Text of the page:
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Effi Briest (Penguin Classics) [Paperback]

Theodor Fontane , Helen Chambers , Hugh Rorrison
4.0 out of 5 stars  See all reviews (17 customer reviews)
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Book Description

30 Nov 2000 Penguin Classics

Telling the tragic tale of a socially advantageous but emotionally ruinous match, Theodor Fontane's Effi Briest is translated from the German by Hugh Rorrison with an introduction by Helen Chambers in Penguin Classics.

Unworldly young Effi Briest is married off to Baron von Innstetten, an austere and ambitious civil servant twice her age, who has little time for his new wife. Isolated and bored, Effi finds comfort and distraction in a brief liaison with Major Crampas, a married man with a dangerous reputation. But years later, when Effi has almost forgotten her affair, the secret returns to haunt her - with fatal consequences. In taut, ironic prose Fontane depicts a world where sexuality and the will to enjoy life are stifled by vain pretences of civilization, and the obligations of circumstance. Considered to be his greatest novel, this is a humane, unsentimental portrait of a young woman torn between her duties as a wife and mother and the instincts of her heart.

Hugh Rorrison's clear, modern translation is accompanied by an introduction by Helen Chambers, which compares Effi with other literary heroines such as Emma Bovary and Anna Karenina.

Theodor Fontane (1819-98) was a German novelist and potitical reporter. Along with Effi Briest, Fontane is remembered for Frau Jenny Treibel (1892), an ironic criticism of middle-class hypocrisy and small-mindedness.

If you enjoyed Effi Briest you may like Leo Tolstoy's Anna Karenina, also available in Penguin Classics.

'I have been haunted by it ... as I am by those novels that seem to do more than they say, to induce strong emotions that can't quite be accounted for'

Hermione Lee, Sunday Times

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Product details

  • Paperback: 256 pages
  • Publisher: Penguin Classics; New Ed edition (30 Nov 2000)
  • Language: English
  • ISBN-10: 0140447660
  • ISBN-13: 978-0140447668
  • Product Dimensions: 19.7 x 12.8 x 1.5 cm
  • Average Customer Review: 4.0 out of 5 stars  See all reviews (17 customer reviews)
  • Amazon Bestsellers Rank: 131,317 in Books (See Top 100 in Books)

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It's very moving, and it's incredibly funny ... I wasn't prepared for the wit. Stupendous on so many levels (Matt Wolff)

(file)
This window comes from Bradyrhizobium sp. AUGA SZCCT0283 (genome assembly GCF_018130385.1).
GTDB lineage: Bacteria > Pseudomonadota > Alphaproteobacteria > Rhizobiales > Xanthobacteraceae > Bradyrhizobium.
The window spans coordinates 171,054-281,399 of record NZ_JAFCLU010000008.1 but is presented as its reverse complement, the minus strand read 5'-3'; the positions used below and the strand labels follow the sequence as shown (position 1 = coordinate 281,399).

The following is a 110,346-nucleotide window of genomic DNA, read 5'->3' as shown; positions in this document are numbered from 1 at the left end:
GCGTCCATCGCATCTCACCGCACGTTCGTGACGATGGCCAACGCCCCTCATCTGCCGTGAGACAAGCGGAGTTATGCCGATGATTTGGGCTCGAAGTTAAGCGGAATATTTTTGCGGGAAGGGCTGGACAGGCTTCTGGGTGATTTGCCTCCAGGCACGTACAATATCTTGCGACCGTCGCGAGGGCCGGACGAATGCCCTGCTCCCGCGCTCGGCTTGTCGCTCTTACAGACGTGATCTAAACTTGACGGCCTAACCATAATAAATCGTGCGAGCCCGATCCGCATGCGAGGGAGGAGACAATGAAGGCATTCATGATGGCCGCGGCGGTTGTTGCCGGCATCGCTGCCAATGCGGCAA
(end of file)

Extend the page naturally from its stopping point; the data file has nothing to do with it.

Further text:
A stunningly moving, beautiful, witty and urbane novel: I was blown away by it. A wonderful translation (Kate Saunders)

About the Author

Theodor Fontane (1819-98) was a German novelist and potitical reporter. Along with EFFI BRIEST, Fontane is remembered for FRAU JENNY TREIBEL (1892), an ironic criticism of middle-class hypocrisy and small-mindedness.

Hugh Rorrison has published extensively on modern German theatre and teaches German film at the University of Leeds. Helen Chambers organised the first conference on English translations of Fontane in 1992 and teaches German at the University of St Andrews.

Inside This Book (Learn More)
First Sentence
To the front of Hohen-Cremmen, country seat of the von Briest family since the time of Elector Georg Wilhelm, bright sunshine fell on the midday silence in the village street, while on the side facing the park and gardens a wing built on at right angles cast its broad shadow first on a white and green flagstone path, then out over a large roundel of flowers with a sundial at its centre and a border of canna lilies and rhubarb round the edge. Read the first page
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Customer Reviews

Most Helpful Customer Reviews
1 of 1 people found the following review helpful
5.0 out of 5 stars Wonderfully sad. 23 Feb 2014
Format:Paperback|Verified Purchase
Thoughtful , sad and wonderfully expressed. A very beautiful piece of literature. Many thanks and no more words needed! Ok !
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1 of 1 people found the following review helpful
4.0 out of 5 stars Forgotten Clasic? 19 Feb 2014
By Geoff
Format:Paperback|Verified Purchase
This book is still a set text in Germany, but perhaps is not well known here. A pity, because it is beautifully written, intriguing, and raises classic questions about societal conventions. The blurb likens it to Anna Karenina and Madame Bovary, and these are apt comparisons.
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4 of 5 people found the following review helpful
4.0 out of 5 stars Dense with Germanic references 28 Feb 2011
By Mrs. Katharine Kirby TOP 100 REVIEWER VINE VOICE
Fight your way through the forest of place names, ranks of civil servants intriguingly ending in Rat to find a new literary heroine in dear Effi. She is a star, bubbly, joyful, kind and loving, accepting, decent in her heart and quite adorable. Her parents learn lessons as we all must, and her husband eats the bitter fruits of being right. What a lively ride as we bounce alongside her to the end. My favourite of all was Rollo , he really was a Prince of the canine world. Other more erudite reviews give the proper reaction to this book but I came to it for fun and a taste of a time and place that I have come to love through Elizabeth Von Arnim and was not disappointed.
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6 of 8 people found the following review helpful
5.0 out of 5 stars A compelling & good read 23 Jan 2006
By bella
Format:Mass Market Paperback
An emotive portrayal of the damaging effects of Prussian society, where the opression of the protagonist Effi is Fontane's concern. Effi is forced to live according to society's rules and regulations, after marrying Innstetten to secure her social position. Society's rectitude limits the autonomy of Effi and also her husband Innstetten, although both characters respond to this limitation in contrasting ways. Effi resorts to adultery to escape her oppressive marriage, whereas Innstetten throws himself deeper into the social world. The consequences of both responses lead to the tragic ending of the book. Above all, a great book & well written.